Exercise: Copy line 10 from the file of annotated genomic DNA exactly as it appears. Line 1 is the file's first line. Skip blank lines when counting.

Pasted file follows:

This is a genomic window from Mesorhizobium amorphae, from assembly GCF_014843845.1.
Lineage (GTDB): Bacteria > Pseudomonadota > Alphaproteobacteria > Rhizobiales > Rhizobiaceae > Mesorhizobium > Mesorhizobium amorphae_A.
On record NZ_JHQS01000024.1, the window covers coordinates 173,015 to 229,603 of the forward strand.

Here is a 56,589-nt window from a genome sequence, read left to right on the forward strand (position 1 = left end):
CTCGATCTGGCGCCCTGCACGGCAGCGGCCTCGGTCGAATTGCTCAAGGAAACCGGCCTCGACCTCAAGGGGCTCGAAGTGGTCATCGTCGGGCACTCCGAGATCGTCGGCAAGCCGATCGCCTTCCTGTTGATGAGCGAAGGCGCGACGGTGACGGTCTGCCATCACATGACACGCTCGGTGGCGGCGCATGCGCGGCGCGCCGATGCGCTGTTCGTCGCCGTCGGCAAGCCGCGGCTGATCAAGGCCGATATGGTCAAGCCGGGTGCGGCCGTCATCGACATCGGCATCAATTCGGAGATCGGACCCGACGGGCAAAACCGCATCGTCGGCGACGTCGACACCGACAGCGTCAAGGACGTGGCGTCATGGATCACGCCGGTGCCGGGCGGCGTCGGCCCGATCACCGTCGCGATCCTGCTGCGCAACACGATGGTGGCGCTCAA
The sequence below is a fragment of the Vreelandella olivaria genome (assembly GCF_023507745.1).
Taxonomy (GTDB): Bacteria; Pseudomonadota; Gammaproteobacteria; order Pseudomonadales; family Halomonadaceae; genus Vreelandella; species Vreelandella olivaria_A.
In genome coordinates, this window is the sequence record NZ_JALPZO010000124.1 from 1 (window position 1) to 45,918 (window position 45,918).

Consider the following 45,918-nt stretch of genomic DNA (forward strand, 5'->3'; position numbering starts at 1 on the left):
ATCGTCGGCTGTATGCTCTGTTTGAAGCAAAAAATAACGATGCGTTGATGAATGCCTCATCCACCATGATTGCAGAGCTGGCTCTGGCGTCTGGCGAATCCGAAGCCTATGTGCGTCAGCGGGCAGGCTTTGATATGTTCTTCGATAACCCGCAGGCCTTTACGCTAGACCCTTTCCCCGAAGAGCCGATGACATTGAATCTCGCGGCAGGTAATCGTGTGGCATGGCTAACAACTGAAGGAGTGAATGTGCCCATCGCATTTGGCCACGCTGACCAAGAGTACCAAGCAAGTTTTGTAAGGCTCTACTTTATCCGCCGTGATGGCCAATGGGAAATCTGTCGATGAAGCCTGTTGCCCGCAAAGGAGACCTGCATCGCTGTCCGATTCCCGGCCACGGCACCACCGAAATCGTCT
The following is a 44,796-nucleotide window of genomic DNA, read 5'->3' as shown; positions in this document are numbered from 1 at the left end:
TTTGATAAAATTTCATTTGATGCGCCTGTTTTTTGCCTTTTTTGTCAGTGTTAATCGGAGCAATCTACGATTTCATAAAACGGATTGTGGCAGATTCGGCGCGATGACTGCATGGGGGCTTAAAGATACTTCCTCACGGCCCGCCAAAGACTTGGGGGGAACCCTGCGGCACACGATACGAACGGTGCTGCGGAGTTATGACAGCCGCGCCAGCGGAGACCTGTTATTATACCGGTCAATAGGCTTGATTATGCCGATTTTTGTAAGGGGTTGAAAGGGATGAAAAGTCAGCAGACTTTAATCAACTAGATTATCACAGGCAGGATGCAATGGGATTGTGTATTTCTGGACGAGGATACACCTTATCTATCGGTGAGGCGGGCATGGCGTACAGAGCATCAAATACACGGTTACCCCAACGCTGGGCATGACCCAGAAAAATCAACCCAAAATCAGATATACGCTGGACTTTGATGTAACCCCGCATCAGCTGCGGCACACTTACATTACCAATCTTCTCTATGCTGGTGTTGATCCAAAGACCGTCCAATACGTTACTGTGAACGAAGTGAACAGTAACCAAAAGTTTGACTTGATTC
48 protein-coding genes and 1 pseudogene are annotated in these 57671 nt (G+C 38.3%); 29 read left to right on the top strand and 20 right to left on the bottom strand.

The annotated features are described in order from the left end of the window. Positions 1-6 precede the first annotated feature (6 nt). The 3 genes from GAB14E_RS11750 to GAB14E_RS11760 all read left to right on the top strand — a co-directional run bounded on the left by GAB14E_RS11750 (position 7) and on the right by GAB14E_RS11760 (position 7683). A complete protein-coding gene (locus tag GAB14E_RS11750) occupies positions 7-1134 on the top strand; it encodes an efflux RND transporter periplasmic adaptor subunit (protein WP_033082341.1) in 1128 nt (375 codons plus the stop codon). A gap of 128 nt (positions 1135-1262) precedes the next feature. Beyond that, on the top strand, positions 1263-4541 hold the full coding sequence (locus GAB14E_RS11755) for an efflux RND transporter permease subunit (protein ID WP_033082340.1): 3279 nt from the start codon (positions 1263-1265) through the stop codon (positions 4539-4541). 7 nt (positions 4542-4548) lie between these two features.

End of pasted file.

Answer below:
ATCGTCGGCTGTATGCTCTGTTTGAAGCAAAAAATAACGATGCGTTGATGAATGCCTCATCCACCATGATTGCAGAGCTGGCTCTGGCGTCTGGCGAATCCGAAGCCTATGTGCGTCAGCGGGCAGGCTTTGATATGTTCTTCGATAACCCGCAGGCCTTTACGCTAGACCCTTTCCCCGAAGAGCCGATGACATTGAATCTCGCGGCAGGTAATCGTGTGGCATGGCTAACAACTGAAGGAGTGAATGTGCCCATCGCATTTGGCCACGCTGACCAAGAGTACCAAGCAAGTTTTGTAAGGCTCTACTTTATCCGCCGTGATGGCCAATGGGAAATCTGTCGATGAAGCCTGTTGCCCGCAAAGGAGACCTGCATCGCTGTCCGATTCCCGGCCACGGCACCACCGAAATCGTCT